If you did not see your device in the list, you’ll need to track back and make sure you’ve enabled developer mode, USB debugging mode and your computer sees your phone. Install USB/device drivers if necessary.

Links

https://forum.xda-developers.com/android/apps-games/app-skip-track-volume-keys-t3914337/

https://developer.android.com/studio#downloads

https://github.com/Cilenco/skipTrackLongPressVolume/releases

https://www.howtogeek.com/125769/how-to-install-and-use-abd-the-android-debug-bridge-utility/

Creating a Symbolic Link (Windows 10) for Uplay screenshots

If like me you sometimes reformat your computer now and again and as a result end up forgetting to backup your in-game screenshots you’ve taken over time because they’re spread out all over the place, or maybe you just simply like to have all your screenshots together, then this solution should help out.

As of writing there is no option in your Uplay settings to change the directory of where your screenshots are saved. Odd really, but whatever. You can solve this by creating a Symbolic Link and thus pointing the default directory of where Uplay saves those screenshots to your drive or directory of choice.

Simply run Command Prompt (Run as administrator) and type the below command on the line and press enter

mklink /D “C:\Users[USERNAME]\Pictures\Uplay” “D:\Uplay”

Change [USERNAME] to your Windows User account name.

If you’re not sure how to run Command Prompt, simply press the Windows key on your keyboard or press the Windows icon on your task bar which should open your start menu. Type “cmd”, which should automatically search for it. Right click and “Run as administrator”.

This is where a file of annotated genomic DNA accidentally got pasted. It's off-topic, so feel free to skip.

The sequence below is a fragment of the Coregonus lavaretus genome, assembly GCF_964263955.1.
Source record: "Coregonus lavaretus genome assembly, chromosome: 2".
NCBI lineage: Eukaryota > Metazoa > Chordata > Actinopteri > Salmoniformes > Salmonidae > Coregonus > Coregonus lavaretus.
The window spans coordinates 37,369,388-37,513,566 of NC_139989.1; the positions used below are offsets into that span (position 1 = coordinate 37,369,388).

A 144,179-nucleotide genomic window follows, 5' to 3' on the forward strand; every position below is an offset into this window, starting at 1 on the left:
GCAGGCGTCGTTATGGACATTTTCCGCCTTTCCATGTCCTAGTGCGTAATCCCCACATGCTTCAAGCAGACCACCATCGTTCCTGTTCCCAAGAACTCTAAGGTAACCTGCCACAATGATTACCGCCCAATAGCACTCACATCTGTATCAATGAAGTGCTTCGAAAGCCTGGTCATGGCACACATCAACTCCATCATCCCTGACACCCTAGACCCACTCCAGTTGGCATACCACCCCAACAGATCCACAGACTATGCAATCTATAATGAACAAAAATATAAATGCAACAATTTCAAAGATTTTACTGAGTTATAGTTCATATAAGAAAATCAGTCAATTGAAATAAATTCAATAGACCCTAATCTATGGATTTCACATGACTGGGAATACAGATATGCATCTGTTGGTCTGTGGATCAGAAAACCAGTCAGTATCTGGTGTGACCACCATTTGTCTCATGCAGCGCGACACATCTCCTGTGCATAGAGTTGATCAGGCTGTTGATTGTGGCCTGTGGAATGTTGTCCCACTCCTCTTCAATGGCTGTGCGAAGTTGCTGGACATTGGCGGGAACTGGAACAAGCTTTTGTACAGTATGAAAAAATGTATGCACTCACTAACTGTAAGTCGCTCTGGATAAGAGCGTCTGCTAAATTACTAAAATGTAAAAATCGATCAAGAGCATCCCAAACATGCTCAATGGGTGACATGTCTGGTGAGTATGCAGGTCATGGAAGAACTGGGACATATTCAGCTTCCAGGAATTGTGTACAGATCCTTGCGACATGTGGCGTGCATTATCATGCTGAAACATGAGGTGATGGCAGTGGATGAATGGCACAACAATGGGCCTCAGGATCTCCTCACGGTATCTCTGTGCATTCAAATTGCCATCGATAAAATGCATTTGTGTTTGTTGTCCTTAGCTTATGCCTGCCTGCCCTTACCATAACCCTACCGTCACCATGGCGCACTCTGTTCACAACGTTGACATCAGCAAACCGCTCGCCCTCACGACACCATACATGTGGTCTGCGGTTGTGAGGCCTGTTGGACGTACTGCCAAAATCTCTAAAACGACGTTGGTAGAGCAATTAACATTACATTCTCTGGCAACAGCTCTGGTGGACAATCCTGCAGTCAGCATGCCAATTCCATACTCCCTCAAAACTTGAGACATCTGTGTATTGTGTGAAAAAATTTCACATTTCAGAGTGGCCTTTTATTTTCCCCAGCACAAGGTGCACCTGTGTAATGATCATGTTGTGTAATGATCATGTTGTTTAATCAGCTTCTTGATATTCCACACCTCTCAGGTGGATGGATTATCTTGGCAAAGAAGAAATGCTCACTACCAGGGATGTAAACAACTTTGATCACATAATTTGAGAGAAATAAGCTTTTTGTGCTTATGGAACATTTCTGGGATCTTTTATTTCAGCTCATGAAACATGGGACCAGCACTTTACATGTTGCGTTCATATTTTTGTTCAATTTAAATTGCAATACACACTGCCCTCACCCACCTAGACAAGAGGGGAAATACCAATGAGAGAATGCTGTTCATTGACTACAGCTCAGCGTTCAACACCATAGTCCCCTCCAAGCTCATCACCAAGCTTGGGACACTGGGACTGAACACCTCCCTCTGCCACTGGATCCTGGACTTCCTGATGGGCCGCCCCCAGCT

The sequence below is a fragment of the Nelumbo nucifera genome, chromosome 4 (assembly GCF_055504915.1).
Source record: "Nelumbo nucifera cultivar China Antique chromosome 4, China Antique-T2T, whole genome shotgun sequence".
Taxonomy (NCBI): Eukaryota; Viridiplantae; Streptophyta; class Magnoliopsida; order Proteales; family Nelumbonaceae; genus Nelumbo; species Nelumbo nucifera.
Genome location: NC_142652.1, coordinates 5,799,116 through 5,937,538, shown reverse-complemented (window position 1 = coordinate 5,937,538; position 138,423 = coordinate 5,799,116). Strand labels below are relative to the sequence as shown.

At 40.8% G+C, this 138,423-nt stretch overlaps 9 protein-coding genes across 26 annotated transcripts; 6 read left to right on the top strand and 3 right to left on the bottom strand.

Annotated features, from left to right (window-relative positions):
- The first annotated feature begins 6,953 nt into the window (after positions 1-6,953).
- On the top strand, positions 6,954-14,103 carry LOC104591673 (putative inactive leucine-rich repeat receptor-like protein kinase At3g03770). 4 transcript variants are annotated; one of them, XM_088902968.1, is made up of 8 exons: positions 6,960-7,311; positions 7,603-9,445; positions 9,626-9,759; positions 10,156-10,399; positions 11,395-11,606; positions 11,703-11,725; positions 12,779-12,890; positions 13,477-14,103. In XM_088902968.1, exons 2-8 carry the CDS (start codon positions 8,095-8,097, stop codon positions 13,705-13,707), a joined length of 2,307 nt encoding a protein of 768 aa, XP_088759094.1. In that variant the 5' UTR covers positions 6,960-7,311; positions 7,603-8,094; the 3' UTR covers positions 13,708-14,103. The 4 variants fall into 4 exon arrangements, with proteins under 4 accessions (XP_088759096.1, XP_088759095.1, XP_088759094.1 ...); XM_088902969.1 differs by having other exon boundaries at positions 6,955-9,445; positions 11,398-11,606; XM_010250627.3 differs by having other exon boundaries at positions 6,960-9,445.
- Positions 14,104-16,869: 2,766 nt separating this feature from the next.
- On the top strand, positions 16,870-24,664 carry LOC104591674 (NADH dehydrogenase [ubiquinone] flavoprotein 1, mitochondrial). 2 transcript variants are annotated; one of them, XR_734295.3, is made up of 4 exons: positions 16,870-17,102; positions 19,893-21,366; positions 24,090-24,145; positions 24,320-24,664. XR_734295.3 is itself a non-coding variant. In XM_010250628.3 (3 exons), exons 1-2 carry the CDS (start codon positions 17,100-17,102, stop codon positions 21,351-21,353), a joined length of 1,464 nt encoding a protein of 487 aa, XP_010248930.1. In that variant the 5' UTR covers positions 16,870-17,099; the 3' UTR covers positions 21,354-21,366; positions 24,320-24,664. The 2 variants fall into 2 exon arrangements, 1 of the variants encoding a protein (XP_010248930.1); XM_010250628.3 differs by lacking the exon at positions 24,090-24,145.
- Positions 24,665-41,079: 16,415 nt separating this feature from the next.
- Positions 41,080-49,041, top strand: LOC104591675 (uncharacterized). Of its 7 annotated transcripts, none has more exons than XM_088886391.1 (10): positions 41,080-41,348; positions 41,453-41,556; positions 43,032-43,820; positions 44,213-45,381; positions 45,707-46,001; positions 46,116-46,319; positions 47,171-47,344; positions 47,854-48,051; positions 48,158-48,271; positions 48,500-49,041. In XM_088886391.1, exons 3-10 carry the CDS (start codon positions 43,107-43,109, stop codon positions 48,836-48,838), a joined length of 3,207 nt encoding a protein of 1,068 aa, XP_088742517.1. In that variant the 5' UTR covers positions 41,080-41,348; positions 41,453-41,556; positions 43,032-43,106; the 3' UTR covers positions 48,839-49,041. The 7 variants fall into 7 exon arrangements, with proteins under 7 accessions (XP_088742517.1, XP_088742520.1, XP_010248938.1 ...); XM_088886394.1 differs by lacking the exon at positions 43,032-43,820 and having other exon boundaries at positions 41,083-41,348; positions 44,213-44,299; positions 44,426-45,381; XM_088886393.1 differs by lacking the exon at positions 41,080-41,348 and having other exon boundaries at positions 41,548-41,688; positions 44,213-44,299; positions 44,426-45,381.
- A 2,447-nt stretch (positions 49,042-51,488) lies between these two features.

You can even create a batch file to avoid all the above, obviously you’ll need to edit the user account name same as above. This is handy for also quickly running batch files that you’ve set up, ready to bring you back to your normal state after a reformat.

Create a text file, renaming the file from .txt to .bat – so you could name it to uplayscreenshotslocationchange.bat add to the file.

mklink /D “C:\Users[USERNAME]\Pictures\Uplay” “D:\Uplay”

Again, making sure to change [USERNAME] to your Windows User account name.

Using Symbolic Link’s to connect to a shared Blu-Ray/DVD drive within your network

If you have a Blu-Ray drive on a device within your network and you’d like to be able to play your disks on say your other PC or laptop, you don’t necessarily need to go out and buy another Blu-Ray drive.

The very first thing that needs to be done is to share your Blu-Ray/DVD drive across your network. This step will obviously be different depending on your operating system.

On Windows 10 for example (on the device that has the drive), go to ‘This PC’, right click on the drive and go to “Give access to” then to “Advanced sharing…” Hit “Advanced Sharing…” button, tick the box “Share this folder”, give it a name. This essentially shares your drive to the network, without this the other devices won’t have access.

The next step is to map the drive or you can skip this and just go right to creating the Symbolic Link.